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Preparation H (Getting Ready to Edit VN Sex Scenes)




There’s no getting around it. If you’re looking to edit visual novels, at some point you’re going to have roll up your sleeves, put on the rubber gloves, and get elbow-deep in some H. The good news is that if you come prepared, practice your technique, and set some clear boundaries, it can be a pleasurable experience for both you and the reader.

First, a disclaimer: I don’t like pineapple on my pizza, and I don’t like H-scenes in my VNs. It’s not a prudish thing; it’s a narrative thing. They’re rarely well crafted — you can feel all the hallmarks of the B-team being brought in to write them — and they almost never add plot/characterization that couldn’t have been handled better some other way. (I’ll pause here so you can mention Amane’s route from Grisaia, an exception that helps prove the rule.) Let’s be honest: they’re shoehorned in to help sell product. It’s built into the economics of the eroge genre. And honestly, that’s fine. I try to be sanguine about it and think of H-scenes as banner ads or TV commercials. They’re profit centers that help support the content I’m actually interested in. (I suspect more than a few developers feel the same way.)

Long story short, H-scenes ain’t going anywhere. So how do we deal with them? Go in with a game plan.

[Warning, there will be some NSFW language from this point forward. Sorry! It’s all part of seeing how the sausage is made.]

1. Do your research
In raw translation, sex scenes from a Japanese visual novel tend to be far from erotic. More often than not, they read like an obsessively detailed transcript of a gynecological exam. That’s not because the Japanese writing team suddenly forgot they were supposed to be penning a passionate sex scene. It’s just that what’s erotic in one culture isn’t always as erotic in another. It’s your job (along with the translator) to help bridge that cultural divide and come up with something that feels faithful to the original, yet still sexy in English.

Your first stop? Research. Read some English-language erotica so you can get a better sense of what works and what doesn’t. Sites like literotica.com even have stories broken out into fairly specific categories, so if you know you’ll be editing BDSM, threesome, and footjob scripts, you’ll have no problem finding what you need. (If you have all three in a single scene, you still might be in luck.) There’s also a category called “First Time,” which is more broadly useful, given how fixated many VNs are on virgins.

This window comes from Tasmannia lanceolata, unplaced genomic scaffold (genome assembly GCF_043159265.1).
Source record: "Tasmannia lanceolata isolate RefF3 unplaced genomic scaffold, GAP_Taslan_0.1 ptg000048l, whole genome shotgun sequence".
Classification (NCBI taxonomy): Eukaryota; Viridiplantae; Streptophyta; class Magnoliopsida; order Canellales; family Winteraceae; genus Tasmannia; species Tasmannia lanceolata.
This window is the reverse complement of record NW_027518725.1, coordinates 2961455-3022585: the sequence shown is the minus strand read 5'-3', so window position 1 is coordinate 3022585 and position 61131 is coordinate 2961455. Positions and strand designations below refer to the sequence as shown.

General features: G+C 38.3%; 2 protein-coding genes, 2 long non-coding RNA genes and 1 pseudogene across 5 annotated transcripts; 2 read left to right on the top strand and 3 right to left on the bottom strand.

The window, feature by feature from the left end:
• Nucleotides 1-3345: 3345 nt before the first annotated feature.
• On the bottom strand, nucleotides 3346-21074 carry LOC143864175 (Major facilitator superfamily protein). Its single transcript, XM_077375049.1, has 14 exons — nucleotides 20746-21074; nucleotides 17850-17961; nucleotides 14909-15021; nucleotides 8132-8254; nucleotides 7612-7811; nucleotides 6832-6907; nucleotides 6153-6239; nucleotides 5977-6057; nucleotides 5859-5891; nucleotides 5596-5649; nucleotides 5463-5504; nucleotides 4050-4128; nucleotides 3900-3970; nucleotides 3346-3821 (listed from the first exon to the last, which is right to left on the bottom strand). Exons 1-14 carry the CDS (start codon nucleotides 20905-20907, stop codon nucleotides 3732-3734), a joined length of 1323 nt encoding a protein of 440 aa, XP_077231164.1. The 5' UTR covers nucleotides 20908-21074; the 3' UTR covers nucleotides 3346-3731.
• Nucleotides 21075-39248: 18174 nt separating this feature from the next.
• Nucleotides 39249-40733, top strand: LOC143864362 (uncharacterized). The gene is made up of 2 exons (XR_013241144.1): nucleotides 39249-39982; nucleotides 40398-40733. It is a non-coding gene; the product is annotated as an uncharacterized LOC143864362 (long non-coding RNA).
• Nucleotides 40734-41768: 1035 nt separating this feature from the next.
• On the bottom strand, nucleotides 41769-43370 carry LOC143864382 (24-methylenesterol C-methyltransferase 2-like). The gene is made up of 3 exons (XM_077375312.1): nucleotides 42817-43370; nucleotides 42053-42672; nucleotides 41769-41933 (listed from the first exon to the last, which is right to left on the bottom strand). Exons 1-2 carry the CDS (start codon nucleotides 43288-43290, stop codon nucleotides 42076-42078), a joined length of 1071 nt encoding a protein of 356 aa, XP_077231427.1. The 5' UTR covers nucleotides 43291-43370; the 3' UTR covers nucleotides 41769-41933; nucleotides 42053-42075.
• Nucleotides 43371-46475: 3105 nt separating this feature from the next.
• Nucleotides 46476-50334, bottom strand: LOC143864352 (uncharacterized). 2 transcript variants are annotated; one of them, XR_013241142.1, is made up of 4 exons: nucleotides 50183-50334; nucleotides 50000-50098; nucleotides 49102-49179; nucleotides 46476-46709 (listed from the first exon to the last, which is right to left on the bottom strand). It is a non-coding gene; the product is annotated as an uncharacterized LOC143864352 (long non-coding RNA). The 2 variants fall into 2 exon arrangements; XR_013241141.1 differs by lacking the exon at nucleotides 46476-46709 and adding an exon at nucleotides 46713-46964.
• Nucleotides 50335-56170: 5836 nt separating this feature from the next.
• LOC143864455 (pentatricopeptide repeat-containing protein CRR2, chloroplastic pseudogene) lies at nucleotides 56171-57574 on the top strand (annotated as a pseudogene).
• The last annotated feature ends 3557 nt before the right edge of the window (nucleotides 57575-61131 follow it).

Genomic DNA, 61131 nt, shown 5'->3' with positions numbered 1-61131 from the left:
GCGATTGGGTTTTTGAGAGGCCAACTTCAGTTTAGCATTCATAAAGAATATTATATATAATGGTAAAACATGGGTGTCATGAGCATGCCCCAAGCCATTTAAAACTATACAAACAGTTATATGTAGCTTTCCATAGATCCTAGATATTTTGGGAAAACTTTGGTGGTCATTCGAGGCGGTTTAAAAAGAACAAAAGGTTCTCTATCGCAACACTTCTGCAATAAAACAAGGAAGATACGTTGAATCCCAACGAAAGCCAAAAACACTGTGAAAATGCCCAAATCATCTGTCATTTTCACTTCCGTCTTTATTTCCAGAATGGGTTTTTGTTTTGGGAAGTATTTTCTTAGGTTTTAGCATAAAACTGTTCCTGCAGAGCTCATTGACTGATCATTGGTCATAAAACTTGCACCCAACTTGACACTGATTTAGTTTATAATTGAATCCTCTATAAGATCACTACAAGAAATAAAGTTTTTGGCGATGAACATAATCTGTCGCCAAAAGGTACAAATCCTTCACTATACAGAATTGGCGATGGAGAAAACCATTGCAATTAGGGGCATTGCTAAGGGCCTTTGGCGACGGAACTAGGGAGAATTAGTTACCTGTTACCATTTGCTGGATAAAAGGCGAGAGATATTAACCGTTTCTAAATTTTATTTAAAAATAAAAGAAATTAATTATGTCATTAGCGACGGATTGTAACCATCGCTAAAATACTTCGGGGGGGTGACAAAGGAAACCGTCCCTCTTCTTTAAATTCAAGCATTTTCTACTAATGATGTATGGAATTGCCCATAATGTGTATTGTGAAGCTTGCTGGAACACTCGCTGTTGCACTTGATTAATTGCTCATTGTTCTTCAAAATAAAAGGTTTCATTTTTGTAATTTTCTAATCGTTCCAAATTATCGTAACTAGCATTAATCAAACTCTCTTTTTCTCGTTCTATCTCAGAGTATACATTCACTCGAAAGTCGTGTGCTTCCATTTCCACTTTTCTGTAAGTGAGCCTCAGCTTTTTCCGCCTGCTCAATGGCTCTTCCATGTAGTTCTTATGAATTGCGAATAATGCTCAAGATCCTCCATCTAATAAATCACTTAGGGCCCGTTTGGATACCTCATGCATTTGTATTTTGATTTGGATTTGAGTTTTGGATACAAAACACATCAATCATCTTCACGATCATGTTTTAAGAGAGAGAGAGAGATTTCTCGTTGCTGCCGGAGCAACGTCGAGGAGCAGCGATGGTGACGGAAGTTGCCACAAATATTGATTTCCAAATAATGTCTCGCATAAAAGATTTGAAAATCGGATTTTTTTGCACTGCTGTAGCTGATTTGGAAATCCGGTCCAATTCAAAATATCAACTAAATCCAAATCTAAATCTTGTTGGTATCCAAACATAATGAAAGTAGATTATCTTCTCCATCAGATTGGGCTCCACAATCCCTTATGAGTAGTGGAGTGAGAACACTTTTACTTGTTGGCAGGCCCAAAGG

Read, read, and read some more. Pay attention to the verbs, the nouns, the pacing. Try to quickly form a model of what makes a sex scene successful, then look to carry those techniques over to your VN script.

2. Pack a box lunch
If you take nothing else away from this post, remember this: bring a big bag of dicks; you’ll need them. Better pack a few pussies while you’re at it.

By the time you’ve edited your third or fourth H-script, you’ll find you’ve run dry of good synonyms for the male and female genitalia. In KoiRizo, the raw script mostly used the word "thing" for the protag’s package, which ended up sounding childish and/or ambiguous in English. (I only kept it in a few instances where such a reaction might be appropriate — for example, when the route partner catches her very first glimpse of Lil’ Protag: “Is that your ... thing?”). The remainder of the original script was a mix of the clinical ("my mucous membrane”) and the hilarious (“my soiled meat stick”). As for ladyparts, the original script relied heavy on metaphor and indirect reference — lots of openings, entrances, gates, doors, depths, special places, overflowing pots of nectar, etc.

So what’s missing from the above? The common English erotica standbys: “dick” and “cock” for men, “pussy” for women. There’s a reason for that. KoiRizo complicated things by using the Japanese equivalents of these very sparingly, reserving them mainly for shock effect in dialogue — “e.g., OMG, she just said ‘cock!’ Things must be getting real.” Moreover, when these words were finally hauled out, the devs bleeped the VO and censored the text string (e.g., “p*ssy”). That meant it was very obvious when those words were being used and when they weren’t.

All of which presented quite a challenge to the team: if we were to preserve those “shocking” character moments, we couldn’t use the most common English terms 99% of the time. And so, I fell back on a shortlist of alternate references: pole, rod, erection, hard-on, manhood, etc. By the time I was done editing, however, this list felt far too limited; those words were overused pencils worn down to their nubs.

This is one of those areas where, in hindsight, I feel like I could have done a better job with KoiRizo. The takeaway: If I ever tackle a VN this H-heavy again — doubtful — I’ll come packing a much longer list of euphemisms.


3. Bring a raincoat
Compared to its English counterpart, Japanese erotica seems downright obsessed with fluids: saliva, vaginal secretions, semen, urine — you name it. The look, the sound, the feel, the taste, the smell, the volume. You’ll be describing a lot of liquids in a lot of ways, so get ready to break out the thesaurus. And an umbrella.

4. Embrace the improbable
Let’s admit it: VN sex is over-the-top ridiculous. In a matter of seconds, sheepish virgins turn into seasoned pornstars, cramming 20 orgasms and 40 positions into a quickie broom closet hookup. (Oh so much cramming.) This is the nature of the genre, so don’t fight it; embrace it. Trying to force realism onto a typical H-scene would be like trying to force realism onto a Dragon Ball Z fight: everyone still looks constipated, but no one’s having any fun. If you’re that desperate to edit sadly mundane sex scenes, wait for the VN version of Michael Winterbottom’s 9 Songs to come out. Till then, work with what you have.